Cub Campers are famously good to tow, and even the largest of them lives up to the reputation.

As big as it is, the Longreach LE is quite light thanks to the effort Cub puts into engineering. As a result, it's not a strain, even for older dual-cabs like the D22 Navara.

And because it isn't any higher or wider than a modern SUV, there was very little wind-drag or buffeting as we cruised along the highway.

Cub developed the camper's Australian-made and -designed independent, coil-spring suspension and the set-up yields excellent ride in any conditions.

For the LE, Cub has added an extra shock-absorber each side to improve its performance even on the most corrugated roads.

An AL-KO off-road ball hitch is standard but can be upgraded to the Click-Lock version if you'd prefer that or need a more low-profile hitch.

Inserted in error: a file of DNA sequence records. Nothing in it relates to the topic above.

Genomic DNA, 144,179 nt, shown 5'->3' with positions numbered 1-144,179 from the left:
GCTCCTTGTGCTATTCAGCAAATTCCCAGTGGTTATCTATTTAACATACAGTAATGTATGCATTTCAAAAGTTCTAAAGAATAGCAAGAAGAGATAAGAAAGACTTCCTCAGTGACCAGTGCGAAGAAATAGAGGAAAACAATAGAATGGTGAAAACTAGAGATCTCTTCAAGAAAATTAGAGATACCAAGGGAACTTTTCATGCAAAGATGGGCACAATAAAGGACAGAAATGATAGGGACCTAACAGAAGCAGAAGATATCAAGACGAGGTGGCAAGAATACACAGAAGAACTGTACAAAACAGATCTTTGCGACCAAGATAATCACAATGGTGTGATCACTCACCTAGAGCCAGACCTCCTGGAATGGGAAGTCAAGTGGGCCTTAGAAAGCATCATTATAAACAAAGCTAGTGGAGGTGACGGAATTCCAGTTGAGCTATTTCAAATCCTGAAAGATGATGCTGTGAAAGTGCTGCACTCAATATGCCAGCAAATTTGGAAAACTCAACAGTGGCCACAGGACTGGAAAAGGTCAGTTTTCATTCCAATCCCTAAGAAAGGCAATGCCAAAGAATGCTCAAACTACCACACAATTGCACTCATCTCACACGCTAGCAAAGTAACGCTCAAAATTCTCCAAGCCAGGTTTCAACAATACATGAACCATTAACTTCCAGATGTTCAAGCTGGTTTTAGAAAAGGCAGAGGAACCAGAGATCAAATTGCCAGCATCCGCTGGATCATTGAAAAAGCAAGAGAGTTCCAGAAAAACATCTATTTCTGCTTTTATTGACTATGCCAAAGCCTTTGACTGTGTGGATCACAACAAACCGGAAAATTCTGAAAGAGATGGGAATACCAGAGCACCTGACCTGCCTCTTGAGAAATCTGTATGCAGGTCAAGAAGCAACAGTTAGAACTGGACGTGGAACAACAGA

In reverse, the long drawbar makes it an easy camper to manoeuvre around a campsite, plus it has enough size that the tow-vehicle driver never really loses sight of it while positioning it.

How easy is it to set up?

Even for a big camper, it’s really easy to set up. (image credit: Brendan Batty) Even for a big camper, it’s really easy to set up. (image credit: Brendan Batty)

Cub didn't invent the rear-folding camper concept, but there's no one in Australia (and almost no one in the world) that's been making them for longer, and Cub has pretty much nailed the set-up procedure.

There are six clips to release, then a silent boat winch to unwind until you reach the ‘STOP' written on the strapping. At that point, give the lid a small shove to engage the gas struts, and it opens to just past centre.

From there, you use the winch to slowly, and safely, lower the floor into place.